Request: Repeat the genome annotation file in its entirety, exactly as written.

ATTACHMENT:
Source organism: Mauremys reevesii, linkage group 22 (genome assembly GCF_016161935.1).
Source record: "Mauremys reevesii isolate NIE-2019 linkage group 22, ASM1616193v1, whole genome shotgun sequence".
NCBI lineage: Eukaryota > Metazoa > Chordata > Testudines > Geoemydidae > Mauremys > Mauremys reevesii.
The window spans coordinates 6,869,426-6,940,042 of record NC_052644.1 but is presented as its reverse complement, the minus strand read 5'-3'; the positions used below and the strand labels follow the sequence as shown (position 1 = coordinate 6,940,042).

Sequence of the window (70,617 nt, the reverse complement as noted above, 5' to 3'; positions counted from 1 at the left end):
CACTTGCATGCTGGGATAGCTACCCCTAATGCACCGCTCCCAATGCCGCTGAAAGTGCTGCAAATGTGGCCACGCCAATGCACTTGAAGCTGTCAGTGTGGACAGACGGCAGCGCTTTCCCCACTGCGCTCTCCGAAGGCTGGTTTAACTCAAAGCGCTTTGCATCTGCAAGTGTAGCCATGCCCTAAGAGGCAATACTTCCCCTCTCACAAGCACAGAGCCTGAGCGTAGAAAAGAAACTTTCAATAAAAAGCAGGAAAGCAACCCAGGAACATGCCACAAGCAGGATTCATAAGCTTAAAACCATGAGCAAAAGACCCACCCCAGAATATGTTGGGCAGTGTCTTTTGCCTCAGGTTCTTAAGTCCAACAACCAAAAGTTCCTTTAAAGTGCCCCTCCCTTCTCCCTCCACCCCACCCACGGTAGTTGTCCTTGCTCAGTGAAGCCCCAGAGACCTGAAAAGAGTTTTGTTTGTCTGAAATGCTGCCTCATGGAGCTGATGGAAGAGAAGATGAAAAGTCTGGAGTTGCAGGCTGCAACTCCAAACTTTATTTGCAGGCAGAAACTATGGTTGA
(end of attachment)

Source organism: Mauremys reevesii, linkage group 22 (genome assembly GCF_016161935.1).
Source record: "Mauremys reevesii isolate NIE-2019 linkage group 22, ASM1616193v1, whole genome shotgun sequence".
NCBI lineage: Eukaryota > Metazoa > Chordata > Testudines > Geoemydidae > Mauremys > Mauremys reevesii.
The window spans coordinates 6,869,426-6,940,042 of record NC_052644.1 but is presented as its reverse complement, the minus strand read 5'-3'; the positions used below and the strand labels follow the sequence as shown (position 1 = coordinate 6,940,042).

Sequence of the window (70,617 nt, the reverse complement as noted above, 5' to 3'; positions counted from 1 at the left end):
CACTTGCATGCTGGGATAGCTACCCCTAATGCACCGCTCCCAATGCCGCTGAAAGTGCTGCAAATGTGGCCACGCCAATGCACTTGAAGCTGTCAGTGTGGACAGACGGCAGCGCTTTCCCCACTGCGCTCTCCGAAGGCTGGTTTAACTCAAAGCGCTTTGCATCTGCAAGTGTAGCCATGCCCTAAGAGGCAATACTTCCCCTCTCACAAGCACAGAGCCTGAGCGTAGAAAAGAAACTTTCAATAAAAAGCAGGAAAGCAACCCAGGAACATGCCACAAGCAGGATTCATAAGCTTAAAACCATGAGCAAAAGACCCACCCCAGAATATGTTGGGCAGTGTCTTTTGCCTCAGGTTCTTAAGTCCAACAACCAAAAGTTCCTTTAAAGTGCCCCTCCCTTCTCCCTCCACCCCACCCACGGTAGTTGTCCTTGCTCAGTGAAGCCCCAGAGACCTGAAAAGAGTTTTGTTTGTCTGAAATGCTGCCTCATGGAGCTGATGGAAGAGAAGATGAAAAGTCTGGAGTTGCAGGCTGCAACTCCAAACTTTATTTGCAGGCAGAAACTATGGTTGA